When he spoke again, though, Abha realized her mistake in her assumptions. He certainly wasn't here for anything regarding her photography. His name was Arwen, and he was with the Mortuus Health Center. Abha had a feeling she knew what this meant. This was either a) something to do with Anika, which was most likely, or b) a report from her doctor being delivered through a third party. Honestly, the latter would be quite sketchy, so she assumed it was the former.
She was correct.
"If now is a good time, I would like to sit down and discuss some final matters regarding your sister."
Abha's heart dropped, as did the smile from her face. It really wasn't a good time, but she did her best not to just tell him to leave. She truly didn't want to talk about Anika right now: especially with Rohan eating lunch in the kitchen. Him hearing stuff about what was going to happen with his mother wasn't ideal, even if he might be too young to understand. He still saw her die on television. The trauma was there. The mention of his mother probably wasn't the best for him to experience right now.
"Uhm—" she started. "Yeah, we can do that. Come on in and take a seat in the living room. I just have to talk to Rafe real quick about something and I'll be right there." Abha stepped inside so that Arwen could cross the threshold, and directed him to where he could sit inside, closing the door behind him once he entered the home.
"I'll just be a moment," she told him with a false smile.
Abha went into the kitchen for a moment to whisper to Rafe about what was going on, and ask him to take Rohan into another room for a little bit. He obliged, bringing Rohan to the playroom down the hallway and closing the door. Abha then returned to where Arwen was and took a seat in one of the half-falling-apart plush chairs in the living room.
"Alright," she started with a sigh. "What specifics do we need to talk about, then?"
<You are strong. You are brave. You are good. You matter.>
My mind wanders, and I can't help but think this is someone Ivy would be friends with. Would my sister be more competent in this role? Empathy has always been her strong suit, something has to be. Perhaps this takes a bit of callousness - I do feel heartless in this moment, as I watch the smile slip off of Ms. Khan and onto the ground. What a way to ruin one's day, I think to myself. I try not to dwell on it, as this is just my job; if I had a choice, I would interact with no one.
If I truly had a choice, I would leave this district, but that's a discussion for another day. I must not be too off-putting a presence as she invites me into her home, and I try to keep to myself as she speaks to the man from earlier. Rafe, and they have a child together? Their house does not befit their wealth, but who am I to say so. I observe the hanging portraits as they shuffle around the back end of the house, and I spot Anika and Rafe together, but never Abha and Rafe. I feel something clicking, but I take my seat in wait as I do not want to be seen snooping.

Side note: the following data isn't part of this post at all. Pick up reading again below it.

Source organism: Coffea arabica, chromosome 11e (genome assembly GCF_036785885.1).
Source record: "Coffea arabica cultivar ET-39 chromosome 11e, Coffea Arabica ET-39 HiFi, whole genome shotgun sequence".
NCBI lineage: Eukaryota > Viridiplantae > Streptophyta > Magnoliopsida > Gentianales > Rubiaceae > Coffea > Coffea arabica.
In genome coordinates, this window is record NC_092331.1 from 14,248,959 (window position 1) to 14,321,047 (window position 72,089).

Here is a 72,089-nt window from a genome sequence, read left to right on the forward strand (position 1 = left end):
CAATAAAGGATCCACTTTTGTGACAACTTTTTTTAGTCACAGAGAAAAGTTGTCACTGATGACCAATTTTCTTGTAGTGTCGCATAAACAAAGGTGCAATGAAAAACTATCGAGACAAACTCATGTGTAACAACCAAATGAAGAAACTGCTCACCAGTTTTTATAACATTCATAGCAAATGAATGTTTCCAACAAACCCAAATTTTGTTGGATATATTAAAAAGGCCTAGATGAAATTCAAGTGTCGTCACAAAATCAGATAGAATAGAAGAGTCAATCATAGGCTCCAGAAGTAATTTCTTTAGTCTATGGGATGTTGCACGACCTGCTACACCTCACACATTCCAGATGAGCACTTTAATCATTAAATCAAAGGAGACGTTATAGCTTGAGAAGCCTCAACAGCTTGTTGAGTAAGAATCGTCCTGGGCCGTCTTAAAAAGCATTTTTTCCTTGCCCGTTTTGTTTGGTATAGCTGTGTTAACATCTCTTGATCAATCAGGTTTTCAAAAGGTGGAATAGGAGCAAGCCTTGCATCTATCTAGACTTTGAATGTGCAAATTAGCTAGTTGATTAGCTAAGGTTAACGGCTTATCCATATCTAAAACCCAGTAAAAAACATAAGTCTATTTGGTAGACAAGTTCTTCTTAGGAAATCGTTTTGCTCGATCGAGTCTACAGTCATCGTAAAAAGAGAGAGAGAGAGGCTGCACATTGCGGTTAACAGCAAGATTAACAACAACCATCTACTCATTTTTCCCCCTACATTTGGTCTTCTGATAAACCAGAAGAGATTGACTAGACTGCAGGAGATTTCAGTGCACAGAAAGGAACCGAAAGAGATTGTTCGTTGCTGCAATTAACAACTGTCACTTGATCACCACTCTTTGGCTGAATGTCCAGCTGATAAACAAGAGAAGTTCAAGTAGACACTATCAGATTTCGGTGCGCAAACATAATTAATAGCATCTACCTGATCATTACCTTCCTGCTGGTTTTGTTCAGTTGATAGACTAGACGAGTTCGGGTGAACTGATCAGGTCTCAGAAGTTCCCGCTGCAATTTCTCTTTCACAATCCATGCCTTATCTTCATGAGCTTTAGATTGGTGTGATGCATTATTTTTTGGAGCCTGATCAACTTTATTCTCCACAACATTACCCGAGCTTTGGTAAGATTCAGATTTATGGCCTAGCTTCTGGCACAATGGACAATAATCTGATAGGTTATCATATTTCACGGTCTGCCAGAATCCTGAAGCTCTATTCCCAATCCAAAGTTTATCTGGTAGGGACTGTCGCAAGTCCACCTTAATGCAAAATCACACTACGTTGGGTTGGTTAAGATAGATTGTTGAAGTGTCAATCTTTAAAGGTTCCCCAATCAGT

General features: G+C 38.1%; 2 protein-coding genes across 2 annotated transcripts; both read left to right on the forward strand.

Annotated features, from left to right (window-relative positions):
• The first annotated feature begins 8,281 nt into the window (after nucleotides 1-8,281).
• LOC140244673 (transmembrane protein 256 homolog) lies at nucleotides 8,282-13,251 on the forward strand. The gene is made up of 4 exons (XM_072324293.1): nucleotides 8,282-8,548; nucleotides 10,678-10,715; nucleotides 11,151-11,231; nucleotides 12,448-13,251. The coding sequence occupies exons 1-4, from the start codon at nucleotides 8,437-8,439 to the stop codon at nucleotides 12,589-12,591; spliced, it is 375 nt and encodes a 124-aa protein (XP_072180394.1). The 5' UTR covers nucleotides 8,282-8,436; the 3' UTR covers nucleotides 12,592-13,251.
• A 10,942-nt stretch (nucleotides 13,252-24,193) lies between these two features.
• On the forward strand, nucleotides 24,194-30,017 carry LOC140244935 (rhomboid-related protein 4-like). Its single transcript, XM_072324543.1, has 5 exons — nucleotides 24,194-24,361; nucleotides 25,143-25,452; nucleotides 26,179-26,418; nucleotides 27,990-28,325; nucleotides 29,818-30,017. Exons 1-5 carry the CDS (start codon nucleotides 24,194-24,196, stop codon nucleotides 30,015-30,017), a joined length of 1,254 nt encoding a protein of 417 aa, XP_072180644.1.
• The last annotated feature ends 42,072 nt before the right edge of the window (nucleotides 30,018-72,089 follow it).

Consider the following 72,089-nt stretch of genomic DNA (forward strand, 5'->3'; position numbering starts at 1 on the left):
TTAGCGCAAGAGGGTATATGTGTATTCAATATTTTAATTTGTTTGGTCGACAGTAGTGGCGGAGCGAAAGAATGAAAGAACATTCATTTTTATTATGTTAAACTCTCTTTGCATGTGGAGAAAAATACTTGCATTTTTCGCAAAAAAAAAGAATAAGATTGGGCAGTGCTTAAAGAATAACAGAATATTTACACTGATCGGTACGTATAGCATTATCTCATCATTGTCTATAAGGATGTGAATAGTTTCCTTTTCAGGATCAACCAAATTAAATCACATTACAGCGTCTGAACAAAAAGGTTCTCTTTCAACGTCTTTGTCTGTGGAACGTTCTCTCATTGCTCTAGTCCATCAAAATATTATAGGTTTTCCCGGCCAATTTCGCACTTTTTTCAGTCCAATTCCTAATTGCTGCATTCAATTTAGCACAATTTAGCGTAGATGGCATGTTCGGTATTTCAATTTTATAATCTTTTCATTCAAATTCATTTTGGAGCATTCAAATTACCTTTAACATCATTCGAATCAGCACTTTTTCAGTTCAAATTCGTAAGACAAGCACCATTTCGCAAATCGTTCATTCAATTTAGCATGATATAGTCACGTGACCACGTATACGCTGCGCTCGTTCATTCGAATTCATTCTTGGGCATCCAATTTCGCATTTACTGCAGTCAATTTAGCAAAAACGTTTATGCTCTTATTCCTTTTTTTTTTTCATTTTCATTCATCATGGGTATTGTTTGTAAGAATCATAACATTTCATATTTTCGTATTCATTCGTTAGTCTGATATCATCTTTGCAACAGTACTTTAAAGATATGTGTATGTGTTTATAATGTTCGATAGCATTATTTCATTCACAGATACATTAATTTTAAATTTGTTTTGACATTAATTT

Nobody likes that, but I can't help and be curious.
Shortly there after, Ms. Khan greets me again in the living room, taking a seat on the opposite side of the sofa. I place my manila folder between us like a divider before answering, "we try to keep this as streamlined as we can to make this easier for the families at loss. First, I have to ask, are you aware your sister is a registered donor?" I ask, folding my hands and studying Ms. Khan's face - the truth is, Anika might not have been. In the eyes of Mortuus Health, any good body is a donor, the only proof I have being a forged document lost somewhere in my folder. I come prepped with fake legibility, I hear people trust someone who comes prepared.
I can only hope, "we would need a family member's signature verifying this before we can accept-" the body, her. A cold corpse with hopefully something salvageable, "-the process," I finish after a quick pause to think.
Once she signs, anything falsified becomes reality. At that point, it is almost like I never lied at all.
Post by d2b siberite obsidian [kap] on Jan 27, 2023 11:40:08 GMT -5
Seated across from Arwen, Abha tries to clear her head before they get too far into things. She hadn't really thought about what was going to become of her sister after she died. It was all so recent: Anika had died toward the end of the 92nd Games. She'd done so well, and was so close to coming home, until... Izzy...
"We try to keep this as streamlined as we can to make this easier for the families at loss. First, I have to ask, are you aware your sister is a registered donor?" Arwen's question was something that Abha hadn't thought about before. Admittedly, it caught her a little off-guard. She had never heard anything from Anika about being a registered donor, and given how picky Anika was about her appearance, she probably wouldn't have wanted anyone meddling with her body after death. Anika had been concerned enough about her black eye after the bloodbath at the cornucopia on her first day in the arena.
If anything, Abha was grateful that Anika wasn't just devoured by other tributes in the arena like her ally, Finnagan. Finnagan's body had been mutilated in such a terrible way. Is that what Arwen and the Mortuus Health Center wanted to do to Anika? Surely not. They'd have to be much more humane about it, if "humane" was even the right word when it came to dealing with the matters of someone who was no longer living.
Would Anika have agreed with what this guy wanted? What exactly did this guy want?
"I don't think she was. She never mentioned anything about it," admitted Abha.
"We would need a family member's signature verifying this before we can accept-" he skipped a beat only momentarily before his next words came out, "-the process," he finishes.
Abha paused a moment. Why had he come to her and not her parents? Perhaps that was exactly what she should be asking.
"Why come to me instead of my parents?" she asked. Then, she corrected herself. "Our parents, I mean. Anika and I."
She tapped her fingers on her upper thigh for a moment and then continued to speak.
"Well— I mean, since you are asking me, knowing Anika, I don't think she'd want anyone... you know... taking stuff from her body. If you remember from the Games, she wasn't even too fond of the black eye she got at the cornucopia." Abha released a small chuckle. "It was even worse when that mutt cut off her finger. I don't know. I just don't think it's really... right for her, you know? Surely you understand, right?"
She really did hope he understood. She didn't want convincing. She simply wanted to do what Anika would've wanted, and she believed she was right in what she thought she would've wanted.
<You are strong. You are brave. You are good. You matter.>